Viol Quint (unknown)

Listed only by Irwin, who says:

A String stop of mild tone, at 5-1/3' on the manuals, and 10-2/3' on the pedals, either voiced with the orchestral timbre of the small-scale pipes or as a sort of Violone. This is the “Twelfth” of the sub-unison series of stop-pitches. It should be combined with a heavy-toned 16' on the manuals, or a 32' stop on the pedals, to keep from unbalancing the tone. The organist should remember that all of its extensive series of harmonics duplicate none of those heard from a 32', 16', or 8' rank. If of the proper loudness with the other stops, it makes the tone cleaner and the pitches more obvious; if too loud, it will make the tone too “quinty,” and the listened will lose all sense of balance between harmony and melody. It is usually heard from a large String organ.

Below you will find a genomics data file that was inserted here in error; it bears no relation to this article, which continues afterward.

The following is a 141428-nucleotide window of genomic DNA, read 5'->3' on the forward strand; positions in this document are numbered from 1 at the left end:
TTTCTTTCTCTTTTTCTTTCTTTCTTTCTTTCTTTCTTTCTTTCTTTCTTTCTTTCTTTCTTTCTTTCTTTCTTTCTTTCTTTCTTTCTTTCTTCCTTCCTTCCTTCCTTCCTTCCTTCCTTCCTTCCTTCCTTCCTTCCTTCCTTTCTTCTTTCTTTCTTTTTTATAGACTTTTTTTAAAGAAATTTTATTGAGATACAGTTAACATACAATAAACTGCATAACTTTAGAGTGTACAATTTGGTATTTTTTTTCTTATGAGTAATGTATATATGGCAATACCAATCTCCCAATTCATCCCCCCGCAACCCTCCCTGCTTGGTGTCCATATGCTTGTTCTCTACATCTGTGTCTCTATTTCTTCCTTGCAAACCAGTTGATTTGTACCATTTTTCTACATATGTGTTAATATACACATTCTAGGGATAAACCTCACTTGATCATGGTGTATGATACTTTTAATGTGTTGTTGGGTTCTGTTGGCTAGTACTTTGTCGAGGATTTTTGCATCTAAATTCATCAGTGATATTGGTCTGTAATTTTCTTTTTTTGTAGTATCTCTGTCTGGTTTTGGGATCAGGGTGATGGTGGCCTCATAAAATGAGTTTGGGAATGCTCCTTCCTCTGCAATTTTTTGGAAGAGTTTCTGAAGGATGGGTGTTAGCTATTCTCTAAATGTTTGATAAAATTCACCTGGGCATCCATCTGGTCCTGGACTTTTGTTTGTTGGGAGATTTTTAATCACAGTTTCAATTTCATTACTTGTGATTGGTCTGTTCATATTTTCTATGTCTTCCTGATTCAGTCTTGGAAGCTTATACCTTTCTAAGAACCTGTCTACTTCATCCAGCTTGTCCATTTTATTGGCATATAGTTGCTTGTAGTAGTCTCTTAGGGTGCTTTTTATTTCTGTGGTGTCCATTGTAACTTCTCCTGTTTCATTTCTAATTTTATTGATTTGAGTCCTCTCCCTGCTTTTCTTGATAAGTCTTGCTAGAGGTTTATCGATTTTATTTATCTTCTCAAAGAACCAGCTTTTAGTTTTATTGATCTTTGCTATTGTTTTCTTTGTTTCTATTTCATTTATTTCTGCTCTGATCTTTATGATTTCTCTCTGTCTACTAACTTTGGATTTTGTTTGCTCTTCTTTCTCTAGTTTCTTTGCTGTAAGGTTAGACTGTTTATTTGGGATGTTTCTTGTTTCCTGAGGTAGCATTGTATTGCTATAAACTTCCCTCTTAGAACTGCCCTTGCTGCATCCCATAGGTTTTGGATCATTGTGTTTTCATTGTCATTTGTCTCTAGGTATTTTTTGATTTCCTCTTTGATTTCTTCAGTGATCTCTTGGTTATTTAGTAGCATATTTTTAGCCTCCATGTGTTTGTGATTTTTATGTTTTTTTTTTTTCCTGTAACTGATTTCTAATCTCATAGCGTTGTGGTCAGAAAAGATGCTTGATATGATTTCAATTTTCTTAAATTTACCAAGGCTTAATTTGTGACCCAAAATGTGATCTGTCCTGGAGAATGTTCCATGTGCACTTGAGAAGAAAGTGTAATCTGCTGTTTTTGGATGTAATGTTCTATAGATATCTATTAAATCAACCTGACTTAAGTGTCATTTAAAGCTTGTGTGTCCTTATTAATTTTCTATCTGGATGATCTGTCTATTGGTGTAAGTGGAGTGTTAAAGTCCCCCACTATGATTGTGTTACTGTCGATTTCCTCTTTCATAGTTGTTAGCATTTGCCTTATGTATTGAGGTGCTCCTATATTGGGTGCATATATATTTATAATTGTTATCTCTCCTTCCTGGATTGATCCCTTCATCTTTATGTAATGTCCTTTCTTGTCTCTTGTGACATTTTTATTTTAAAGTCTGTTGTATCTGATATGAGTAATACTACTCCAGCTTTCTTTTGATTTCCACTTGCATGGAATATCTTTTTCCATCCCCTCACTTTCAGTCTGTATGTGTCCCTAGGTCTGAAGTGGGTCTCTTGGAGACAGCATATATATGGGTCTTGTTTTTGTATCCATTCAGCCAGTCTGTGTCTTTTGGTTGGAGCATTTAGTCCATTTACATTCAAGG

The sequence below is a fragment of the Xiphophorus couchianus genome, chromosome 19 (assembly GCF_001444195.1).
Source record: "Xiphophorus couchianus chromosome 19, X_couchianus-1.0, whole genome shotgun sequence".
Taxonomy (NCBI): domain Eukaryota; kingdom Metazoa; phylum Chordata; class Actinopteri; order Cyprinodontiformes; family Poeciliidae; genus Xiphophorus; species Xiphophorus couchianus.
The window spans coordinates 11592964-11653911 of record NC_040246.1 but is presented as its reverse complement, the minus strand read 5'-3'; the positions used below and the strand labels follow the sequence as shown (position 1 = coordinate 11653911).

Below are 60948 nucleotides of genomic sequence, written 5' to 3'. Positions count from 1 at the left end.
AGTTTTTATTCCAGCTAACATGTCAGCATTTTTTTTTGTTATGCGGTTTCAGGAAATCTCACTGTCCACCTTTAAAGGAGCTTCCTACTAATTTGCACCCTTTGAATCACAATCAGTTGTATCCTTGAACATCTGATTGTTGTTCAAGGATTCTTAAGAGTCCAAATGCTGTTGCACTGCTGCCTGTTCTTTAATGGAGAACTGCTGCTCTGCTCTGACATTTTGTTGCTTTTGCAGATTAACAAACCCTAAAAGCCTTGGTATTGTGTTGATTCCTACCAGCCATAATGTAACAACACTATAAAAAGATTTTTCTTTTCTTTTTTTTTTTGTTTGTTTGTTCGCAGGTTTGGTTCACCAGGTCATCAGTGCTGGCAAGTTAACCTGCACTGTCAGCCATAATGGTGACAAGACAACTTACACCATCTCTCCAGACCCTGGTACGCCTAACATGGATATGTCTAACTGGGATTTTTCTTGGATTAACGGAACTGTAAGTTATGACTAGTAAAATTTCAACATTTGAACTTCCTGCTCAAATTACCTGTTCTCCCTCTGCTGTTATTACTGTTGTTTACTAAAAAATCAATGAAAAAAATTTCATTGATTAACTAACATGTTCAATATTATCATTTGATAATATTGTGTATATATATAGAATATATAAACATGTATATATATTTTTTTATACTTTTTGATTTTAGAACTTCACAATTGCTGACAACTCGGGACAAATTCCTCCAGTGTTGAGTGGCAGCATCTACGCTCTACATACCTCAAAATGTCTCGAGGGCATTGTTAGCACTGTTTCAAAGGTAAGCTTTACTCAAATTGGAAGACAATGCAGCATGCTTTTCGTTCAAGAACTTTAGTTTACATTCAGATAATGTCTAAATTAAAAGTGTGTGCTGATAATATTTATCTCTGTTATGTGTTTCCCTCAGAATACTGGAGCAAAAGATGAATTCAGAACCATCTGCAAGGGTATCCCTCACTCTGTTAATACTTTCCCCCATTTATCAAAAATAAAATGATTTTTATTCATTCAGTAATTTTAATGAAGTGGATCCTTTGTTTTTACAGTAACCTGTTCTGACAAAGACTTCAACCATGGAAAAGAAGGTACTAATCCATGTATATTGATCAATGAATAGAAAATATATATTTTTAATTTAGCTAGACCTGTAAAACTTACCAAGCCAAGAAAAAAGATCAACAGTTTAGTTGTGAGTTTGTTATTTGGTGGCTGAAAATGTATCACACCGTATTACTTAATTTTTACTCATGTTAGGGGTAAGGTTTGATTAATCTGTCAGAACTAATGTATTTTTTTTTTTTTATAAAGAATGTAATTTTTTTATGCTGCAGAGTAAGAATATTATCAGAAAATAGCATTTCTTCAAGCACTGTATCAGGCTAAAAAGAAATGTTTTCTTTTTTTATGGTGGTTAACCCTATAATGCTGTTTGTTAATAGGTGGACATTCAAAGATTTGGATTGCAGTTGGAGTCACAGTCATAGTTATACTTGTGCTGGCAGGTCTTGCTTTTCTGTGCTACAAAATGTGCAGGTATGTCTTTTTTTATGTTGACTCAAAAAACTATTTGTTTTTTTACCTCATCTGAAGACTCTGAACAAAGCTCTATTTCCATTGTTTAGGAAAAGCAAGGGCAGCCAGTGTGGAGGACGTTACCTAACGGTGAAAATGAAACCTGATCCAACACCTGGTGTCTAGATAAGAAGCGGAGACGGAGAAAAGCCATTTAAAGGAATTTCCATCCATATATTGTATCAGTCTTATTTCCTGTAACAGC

Irwin is incorrect. If properly tuned as a separate rank (not borrowed from an octave-sounding rank), all of the harmonics of a 5-1/3' stop will duplicate harmonics of an open 16' stop. Since harmonics are integer multiples of the fundamental, and the fundamental of a 5-1/3' stop corresponds to the 2nd harmonic of an open 16' stop, it takes little math to see that integer multiples of the 5-1/3's frequency must also be integer multiples of the 16's.

See Viol, Quint.


Viol Quint 5-1/3', 2-2/3', Orchestral; Cadet Chapel, United States Military Academy, West Point, New York, USA; Moller.


Irwin[1]: Viol Quint.
Copyright © 1999 Edward L. Stauff, all rights reserved.
ViolQuint.html - Last updated 31 May 2000.
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